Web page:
Second, focusing on the actual shaping of Psalm 33 enables us to bring our “big picture” theology home and enliven our faith. The high theology of the Word in creation and human history found in verses 1-11 is linked to our perception of life by verse 12: “Happy is the nation whose God is the Lord, the people whom he has chosen as his heritage.” In their worship, ancient Israelites were forced to connect what they had been taught about God’s creative and redemptive work in the world with their life as a nation and people, to reflect on what difference all of that made to them.
In this regard, we should not overlook the psalm’s organization into 22 verses, the number of letters in the Hebrew alphabet. To be sure, this is not a classic alphabetic acrostic (each verse beginning with a successive Hebrew letter) but a case can be made that the versification is deliberately intended to show the coherence of the psalm’s message. Its very existence is meant to guide the worshiper toward an integrated view of faith and practice.
Third, the poet used repetition to impress upon the faithful both the exhaustive reach of God’s involvement among humankind but also the utter futility of human effort to provide ultimate deliverance from trouble. The three-fold “all” in verses 13-15 — “all humankind,” “all the inhabitants of the earth,” and “all their deeds” — leaves no location where the “eye of the Lord” does not perceive. The three-fold “great” in verses 16-17 — “great army,” “great strength,” and “great might” — rejects an exclusively human solution to the world’s ills.
In addition to these explicit repetitions, the cluster of certain semantic fields (e.g., God “looks,” “sees,” “watches,” and “observes”) seeks to motivate believers to trust that God’s knowledge of them is complete. That the God to whom we belong watches us so completely that we can therefore confidently “wait” for the Lord (verse 20). The other lectionary passages for this Sunday provide vivid illustrations of patient faith in action: Abraham’s faith in God’s promise (Genesis 15:1-6; Hebrews 11:1-3, 8-16) and Jesus’ description of the watchfulness of those disciples who wait for God (Luke 12:32–40). Plenty of spiritual food for thought from just half a psalm!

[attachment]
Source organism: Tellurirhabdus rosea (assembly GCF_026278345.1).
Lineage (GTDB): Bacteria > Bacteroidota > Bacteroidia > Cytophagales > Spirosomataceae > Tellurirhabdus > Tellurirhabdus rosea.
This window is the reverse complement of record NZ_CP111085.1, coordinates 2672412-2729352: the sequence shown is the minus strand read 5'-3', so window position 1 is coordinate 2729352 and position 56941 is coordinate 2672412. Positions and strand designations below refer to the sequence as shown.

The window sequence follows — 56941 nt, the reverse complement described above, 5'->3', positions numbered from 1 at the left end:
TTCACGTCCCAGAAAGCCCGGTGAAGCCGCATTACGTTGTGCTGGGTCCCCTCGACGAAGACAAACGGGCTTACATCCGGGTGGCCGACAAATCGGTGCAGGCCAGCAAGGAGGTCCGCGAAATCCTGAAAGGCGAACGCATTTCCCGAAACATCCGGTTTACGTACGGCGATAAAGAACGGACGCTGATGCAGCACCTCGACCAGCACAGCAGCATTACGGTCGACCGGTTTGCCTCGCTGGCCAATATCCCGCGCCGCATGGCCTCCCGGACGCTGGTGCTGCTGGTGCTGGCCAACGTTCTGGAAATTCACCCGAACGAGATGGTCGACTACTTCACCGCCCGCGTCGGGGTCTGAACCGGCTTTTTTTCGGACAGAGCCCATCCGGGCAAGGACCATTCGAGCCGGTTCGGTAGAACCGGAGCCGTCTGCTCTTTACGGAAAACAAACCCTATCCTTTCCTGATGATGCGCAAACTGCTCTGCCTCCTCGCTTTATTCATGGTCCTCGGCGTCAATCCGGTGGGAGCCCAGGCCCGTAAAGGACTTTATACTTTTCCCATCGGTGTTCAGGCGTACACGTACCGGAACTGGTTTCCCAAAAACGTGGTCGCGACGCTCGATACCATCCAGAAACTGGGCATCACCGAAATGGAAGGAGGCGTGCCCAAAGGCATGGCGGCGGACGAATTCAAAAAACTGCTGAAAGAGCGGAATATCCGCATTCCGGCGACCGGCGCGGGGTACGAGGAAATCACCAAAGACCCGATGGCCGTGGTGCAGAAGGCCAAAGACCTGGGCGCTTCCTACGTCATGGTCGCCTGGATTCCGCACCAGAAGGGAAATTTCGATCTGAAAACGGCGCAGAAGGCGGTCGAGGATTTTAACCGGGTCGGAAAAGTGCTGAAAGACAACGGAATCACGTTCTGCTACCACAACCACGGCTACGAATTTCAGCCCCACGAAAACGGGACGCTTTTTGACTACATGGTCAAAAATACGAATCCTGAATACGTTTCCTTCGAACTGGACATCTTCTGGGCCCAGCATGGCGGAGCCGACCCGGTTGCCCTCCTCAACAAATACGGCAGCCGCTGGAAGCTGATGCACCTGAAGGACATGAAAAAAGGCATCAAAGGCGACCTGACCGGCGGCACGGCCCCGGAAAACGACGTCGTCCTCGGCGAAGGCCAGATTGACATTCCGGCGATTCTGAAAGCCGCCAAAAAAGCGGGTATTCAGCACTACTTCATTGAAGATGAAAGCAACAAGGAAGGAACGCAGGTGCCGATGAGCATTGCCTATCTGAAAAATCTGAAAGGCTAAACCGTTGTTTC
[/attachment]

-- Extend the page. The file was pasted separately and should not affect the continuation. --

Richard J. Clifford, Psalms 1-72 (Nashville: Abingdon Press, 2002), 169.
 Derek Kidner, Psalms 1-72: An Introduction and Commentary (London: InterVarsity Press, 1973), 137.
 Walter Brueggemann, The Message of the Psalms: A Theological Commentary (Minneapolis: Augsburg, 1984), 33-36.
The intrepid pastor-scholar can wrestle with this psalm’s lack of title or superscription, a rare occurrence in Books I-III (Psalms 1-89). It’s possible that some Hebrew manuscript traditions considered these 22 verses as a continuation of Psalm 32. SeeGerald H Wilson, “The Use of ‘Untitled’ Psalms in the Hebrew Bible,” ZAW 97 (1985): 404-413.
 I appreciate Patrick Miller’s discussion that draws a parallel to the high Christological thought of Colossians 1:15-20, wherein the person and work of Jesus Christ is linked immediately to “you who were once estranged . . .” (verse 21). See his Interpreting the Psalms (Philadelphia: Fortress Press, 1986), 76.
 For more on this matter, see David Noel Freedman, “Acrostic Poems in the Hebrew Bible: Alphabetic and Otherwise,” CBQ 48 (1986): 408-431.